This appeared in the weekly Torah Tidbits, published by the Orthodox Union in Jerusalem (some modification from me):
Parshat Lech Lecha has an interesting gap that represents 13 years. It teaches us something important. Notice the two consecutive verses (Genesis 16:16 and 17:1), which mention Avra(ha)m's being 86 and then 99. In the tiny space between these two verses (the space of a single letter in a Torah), 13 years pass. This 13-year gap is not per se important, but the lesson we can learn from it is. What happened during those 13 years?Note: Lech Lecha translates as “Go, for yourself.” The message is that the act of going to Israel is for your own good, truly in your best interest. It is a command from Hashem, but it is also excellent advice for the Jewish soul to be in the best and holiest place to thrive. All our discussion recently has been about being physically comfortable, and that it can be anywhere in the world (as long as that place still exists). But, do we ever ask where is the best place for the spiritual “me,” the most comfortable place to reach a much higher level of Tikun that will last me for eternity? Once again, Hashem’s advice is far above the advice of any human being, no matter how great or how observant he or she is.
NOTHING! Well not really nothing, but nothing of any significance for us. Avra(ha)m and Sara(i) lived their lives as individuals - not as the father and mother of the future Jewish Nation.
The Torah is not a full history nor a diary of the lives of the Fathers, Mothers, Tribes, Moshe and Aharon, etc.
We are not told about those 13 years (and all the other gaps throughout the Torah) because we have nothing to learn from whatever happened.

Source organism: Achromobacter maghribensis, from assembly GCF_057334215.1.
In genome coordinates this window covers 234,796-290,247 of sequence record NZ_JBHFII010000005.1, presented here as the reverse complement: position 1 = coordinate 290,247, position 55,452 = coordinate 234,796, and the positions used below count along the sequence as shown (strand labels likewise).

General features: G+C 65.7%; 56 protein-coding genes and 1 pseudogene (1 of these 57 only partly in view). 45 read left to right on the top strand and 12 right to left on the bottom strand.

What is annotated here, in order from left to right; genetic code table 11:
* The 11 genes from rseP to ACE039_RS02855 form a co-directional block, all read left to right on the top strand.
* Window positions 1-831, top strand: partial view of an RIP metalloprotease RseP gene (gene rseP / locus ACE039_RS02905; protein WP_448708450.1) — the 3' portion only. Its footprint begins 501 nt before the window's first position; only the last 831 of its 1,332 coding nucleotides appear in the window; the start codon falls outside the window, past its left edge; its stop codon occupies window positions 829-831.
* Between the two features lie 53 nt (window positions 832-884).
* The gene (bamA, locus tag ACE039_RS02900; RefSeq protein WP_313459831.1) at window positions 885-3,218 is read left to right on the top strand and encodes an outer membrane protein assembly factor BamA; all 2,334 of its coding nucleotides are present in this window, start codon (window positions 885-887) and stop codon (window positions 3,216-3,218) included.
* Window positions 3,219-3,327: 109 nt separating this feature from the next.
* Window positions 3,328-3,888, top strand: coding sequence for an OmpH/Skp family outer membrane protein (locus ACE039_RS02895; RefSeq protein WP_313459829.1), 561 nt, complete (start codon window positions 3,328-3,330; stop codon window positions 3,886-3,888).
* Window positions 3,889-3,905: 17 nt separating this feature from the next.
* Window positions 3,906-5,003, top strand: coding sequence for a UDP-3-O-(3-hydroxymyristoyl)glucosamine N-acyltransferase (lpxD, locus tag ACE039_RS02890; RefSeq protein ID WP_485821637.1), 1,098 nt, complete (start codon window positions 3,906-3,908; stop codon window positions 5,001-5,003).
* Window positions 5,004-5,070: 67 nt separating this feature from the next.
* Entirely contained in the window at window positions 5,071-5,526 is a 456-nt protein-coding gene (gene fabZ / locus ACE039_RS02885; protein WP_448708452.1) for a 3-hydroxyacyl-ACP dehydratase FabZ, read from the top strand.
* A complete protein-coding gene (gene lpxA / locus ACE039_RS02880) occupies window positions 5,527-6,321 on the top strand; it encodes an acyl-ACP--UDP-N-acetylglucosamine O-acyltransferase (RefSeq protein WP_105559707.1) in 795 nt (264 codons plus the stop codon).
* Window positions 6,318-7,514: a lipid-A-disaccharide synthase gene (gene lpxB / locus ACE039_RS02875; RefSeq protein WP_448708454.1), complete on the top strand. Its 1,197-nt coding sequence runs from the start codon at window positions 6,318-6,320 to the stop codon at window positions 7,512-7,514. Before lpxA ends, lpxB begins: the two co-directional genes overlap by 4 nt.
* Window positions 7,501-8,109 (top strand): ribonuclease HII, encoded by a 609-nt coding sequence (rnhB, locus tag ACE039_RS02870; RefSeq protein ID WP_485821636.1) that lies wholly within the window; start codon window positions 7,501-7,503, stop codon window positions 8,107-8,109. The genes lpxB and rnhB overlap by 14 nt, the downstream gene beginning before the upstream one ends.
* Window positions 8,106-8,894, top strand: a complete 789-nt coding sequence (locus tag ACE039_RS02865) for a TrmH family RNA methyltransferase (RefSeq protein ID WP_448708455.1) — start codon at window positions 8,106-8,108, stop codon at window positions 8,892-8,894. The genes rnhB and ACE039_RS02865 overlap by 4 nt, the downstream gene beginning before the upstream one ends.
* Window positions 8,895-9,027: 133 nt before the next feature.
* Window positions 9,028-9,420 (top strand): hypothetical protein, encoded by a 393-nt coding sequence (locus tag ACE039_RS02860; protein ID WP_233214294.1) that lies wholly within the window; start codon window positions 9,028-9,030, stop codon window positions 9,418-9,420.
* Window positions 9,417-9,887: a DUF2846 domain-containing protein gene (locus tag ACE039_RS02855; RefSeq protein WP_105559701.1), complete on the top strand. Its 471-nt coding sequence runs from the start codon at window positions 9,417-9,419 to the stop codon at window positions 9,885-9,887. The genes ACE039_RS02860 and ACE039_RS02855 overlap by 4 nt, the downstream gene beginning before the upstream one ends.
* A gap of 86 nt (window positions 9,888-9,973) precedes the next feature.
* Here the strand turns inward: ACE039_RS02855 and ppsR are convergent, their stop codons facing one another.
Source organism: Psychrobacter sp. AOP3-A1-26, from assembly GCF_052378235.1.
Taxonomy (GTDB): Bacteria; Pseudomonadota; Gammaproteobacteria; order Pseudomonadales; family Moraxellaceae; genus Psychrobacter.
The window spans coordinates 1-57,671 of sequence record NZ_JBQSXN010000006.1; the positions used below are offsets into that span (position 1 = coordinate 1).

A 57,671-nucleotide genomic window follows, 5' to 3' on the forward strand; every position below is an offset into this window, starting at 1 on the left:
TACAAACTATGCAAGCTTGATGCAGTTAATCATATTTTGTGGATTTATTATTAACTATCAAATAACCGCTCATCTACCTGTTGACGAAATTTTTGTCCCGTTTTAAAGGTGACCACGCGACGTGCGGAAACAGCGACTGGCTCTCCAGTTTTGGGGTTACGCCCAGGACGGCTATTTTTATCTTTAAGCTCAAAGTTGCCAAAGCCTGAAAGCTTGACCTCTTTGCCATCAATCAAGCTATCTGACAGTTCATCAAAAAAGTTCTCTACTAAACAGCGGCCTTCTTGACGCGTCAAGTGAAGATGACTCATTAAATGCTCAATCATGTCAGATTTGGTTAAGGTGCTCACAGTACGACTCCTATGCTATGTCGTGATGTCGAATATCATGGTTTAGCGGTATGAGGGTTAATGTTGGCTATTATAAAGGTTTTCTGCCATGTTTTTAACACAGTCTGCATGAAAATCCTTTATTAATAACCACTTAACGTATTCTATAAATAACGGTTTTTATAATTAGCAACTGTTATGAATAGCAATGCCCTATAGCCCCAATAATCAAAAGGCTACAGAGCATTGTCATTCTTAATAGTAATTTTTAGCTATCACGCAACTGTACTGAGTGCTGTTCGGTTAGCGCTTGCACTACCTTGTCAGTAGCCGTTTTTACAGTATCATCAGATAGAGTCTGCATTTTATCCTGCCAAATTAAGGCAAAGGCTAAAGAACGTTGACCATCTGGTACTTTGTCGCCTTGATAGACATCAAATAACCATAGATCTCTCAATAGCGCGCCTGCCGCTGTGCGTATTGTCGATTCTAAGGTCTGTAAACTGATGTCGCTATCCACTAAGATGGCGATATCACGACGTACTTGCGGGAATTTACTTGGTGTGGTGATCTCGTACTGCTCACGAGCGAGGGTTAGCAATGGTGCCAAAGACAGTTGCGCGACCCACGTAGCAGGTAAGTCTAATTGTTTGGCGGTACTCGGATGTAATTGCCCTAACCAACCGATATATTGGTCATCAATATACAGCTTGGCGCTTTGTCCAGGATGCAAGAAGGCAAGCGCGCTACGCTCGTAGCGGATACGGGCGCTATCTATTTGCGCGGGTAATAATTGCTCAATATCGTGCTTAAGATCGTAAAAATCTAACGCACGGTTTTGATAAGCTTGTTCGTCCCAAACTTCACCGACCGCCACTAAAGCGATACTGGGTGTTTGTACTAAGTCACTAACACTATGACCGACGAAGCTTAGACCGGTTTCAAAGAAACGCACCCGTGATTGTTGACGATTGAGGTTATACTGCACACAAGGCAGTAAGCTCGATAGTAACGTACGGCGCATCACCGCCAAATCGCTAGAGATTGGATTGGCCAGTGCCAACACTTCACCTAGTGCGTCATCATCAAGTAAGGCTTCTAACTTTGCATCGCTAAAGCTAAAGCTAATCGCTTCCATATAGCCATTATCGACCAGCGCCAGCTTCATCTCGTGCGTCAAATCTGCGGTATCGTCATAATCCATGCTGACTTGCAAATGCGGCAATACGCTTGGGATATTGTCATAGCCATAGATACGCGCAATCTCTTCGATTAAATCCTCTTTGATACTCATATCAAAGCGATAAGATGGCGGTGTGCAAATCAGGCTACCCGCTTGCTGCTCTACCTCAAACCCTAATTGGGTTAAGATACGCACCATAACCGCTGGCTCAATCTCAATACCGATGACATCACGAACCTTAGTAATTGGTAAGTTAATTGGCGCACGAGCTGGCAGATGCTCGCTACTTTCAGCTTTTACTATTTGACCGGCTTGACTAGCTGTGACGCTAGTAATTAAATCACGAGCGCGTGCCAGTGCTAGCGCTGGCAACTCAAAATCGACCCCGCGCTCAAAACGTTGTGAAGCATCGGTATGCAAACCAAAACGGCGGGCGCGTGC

By inference – and this is the important message of the gap – we must know that everything that the Torah does and tells us is important to us. Much of what the Torah tells us involves the Mitzvot that Hashem commands us to follow.
Some of what the Torah tells us is meant to teach us what to do and what not to do as people and as Jews.
Case in point: LECH LECHA, Avraham grew up in an idolatrous pagan society. He rediscovered the One G-d on his own. He shared that fact and belief with many others – at great risk to himself. Very praiseworthy and meritorious behavior, yet it is specifically when G-d tells him to go the Eretz Yisroel that Avraham is to be a B'RACHA (blessing) for all.
Avraham Avinu is not the only person that G-d tells to leave his homeland and go to Eretz Yisroel. With the words LECH LECHA, G-d is commanding each and every Jew to follow in Avraham's footsteps.
A Jew can follow many of the Torah's mitzvot wherever he lives in the world. He can spread belief in G-d and observance of Torah and Mitzvot to his fellow Jews wherever he lives.
But the Jew is meant to live his Torah life in Eretz Yisroel. This is not just the lesson of Lech Lecha, but B'chukotai says it and many other places in the Torah echo the same point.
Hundreds of years before telling Moshe Rabeinu that He is taking the people out of Egypt to bring them to the Promised Land, he told the same thing about Eretz Yisroel to our forefathers and mothers. And through the Torah, G-d continues to tell generation after generation of Jews: Lech Lecha. It is a mitzvah, it facilitates other mitzvot, and it is R'TZON HASHEM (the will of Hashem) for us.
I just noticed that there were 69 earthquakes in the world over 2.5 in intensity in the past 24 hours (it is 11:15 Israel time as I write this). This includes a 7.8 earthquake in New Zealand (plus 8 aftershocks of over 5 and 6 in intensity), along with many other earthquakes over 5 in intensity. Since one of the indications that I have been watching of Nibiru's approach has been world disruptions and calamities, I look at this as another sign from Hashem that we are close to Hashem's great day of awe (end of Malachi) and the worldwide redemption (the Star of Jacob).